north korea

Word of Mouth
6:00 am
Tue April 9, 2013

Kim Jong-un Is Working The Press, One Propaganda Video At A Time

Credit petersnoopy via flickr Creative Commons

A month into a continuing series of threatening ultimatums from North Korea’s Kim Jong-un, the 30-year old leader has an international fever that his fore-fathers would envy. Official statements and propaganda videos, such as last week’s reel of Jong-un shooting a handgun during a military drill, are soaking up views around the world.

Through aggressive threats and flashy shows of power, the North Korean leader has proven himself to be the champion of manipulating tense global news-wires. Conversely, he is the also subject of countless humorous memes. Here to discuss Kim Jong-un’s social media strategy is John Hudson, writer for Foreign Policy’s flagship blog Passport.

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Word of Mouth
6:00 am
Wed March 20, 2013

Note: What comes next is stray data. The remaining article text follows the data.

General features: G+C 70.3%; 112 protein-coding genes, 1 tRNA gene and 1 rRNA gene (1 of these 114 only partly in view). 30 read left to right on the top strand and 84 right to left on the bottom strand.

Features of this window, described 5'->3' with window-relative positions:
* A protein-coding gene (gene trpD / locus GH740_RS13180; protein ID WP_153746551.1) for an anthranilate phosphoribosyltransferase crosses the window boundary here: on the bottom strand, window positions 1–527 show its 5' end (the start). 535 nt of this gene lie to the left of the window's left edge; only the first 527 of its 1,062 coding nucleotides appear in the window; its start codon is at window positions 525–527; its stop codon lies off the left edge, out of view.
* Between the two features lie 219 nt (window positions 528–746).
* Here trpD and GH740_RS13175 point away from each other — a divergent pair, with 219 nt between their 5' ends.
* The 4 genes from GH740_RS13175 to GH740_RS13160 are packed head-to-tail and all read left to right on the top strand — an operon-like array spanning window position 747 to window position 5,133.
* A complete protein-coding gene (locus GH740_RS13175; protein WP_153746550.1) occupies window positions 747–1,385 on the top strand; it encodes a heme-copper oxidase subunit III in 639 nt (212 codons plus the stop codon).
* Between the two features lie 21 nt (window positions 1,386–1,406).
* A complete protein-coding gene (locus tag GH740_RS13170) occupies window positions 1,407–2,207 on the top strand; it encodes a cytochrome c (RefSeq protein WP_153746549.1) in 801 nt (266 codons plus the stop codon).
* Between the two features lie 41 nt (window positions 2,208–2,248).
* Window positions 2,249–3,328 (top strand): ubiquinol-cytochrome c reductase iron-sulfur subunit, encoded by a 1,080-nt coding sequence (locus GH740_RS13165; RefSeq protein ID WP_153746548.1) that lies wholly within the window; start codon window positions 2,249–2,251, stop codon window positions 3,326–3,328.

Kim Jong-Il: The Unauthorized Autobiography

America is no stranger to North Korea in the headlines; South Korea's army is on alert today after a suspected cyberattack by their northern neighbors. The eniamatic empire is still living under the cloud of its departed dictator, Kim Jong Il. Now celebrity ghostwriter Michael Malice is setting his sights on an “unauthorized autobiography” based on late North Korean leader. The late public figure and his country isn’t often associated with comedy these days, but Malice seeks to use humor to elicit understanding amidst a strong cultural divide.

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Word of Mouth
2:00 pm
Wed May 2, 2012

Pyongyang: The Tourist's Guide You'll Never Use

Photo courtesy of Philipp Meuser of Dom Publishers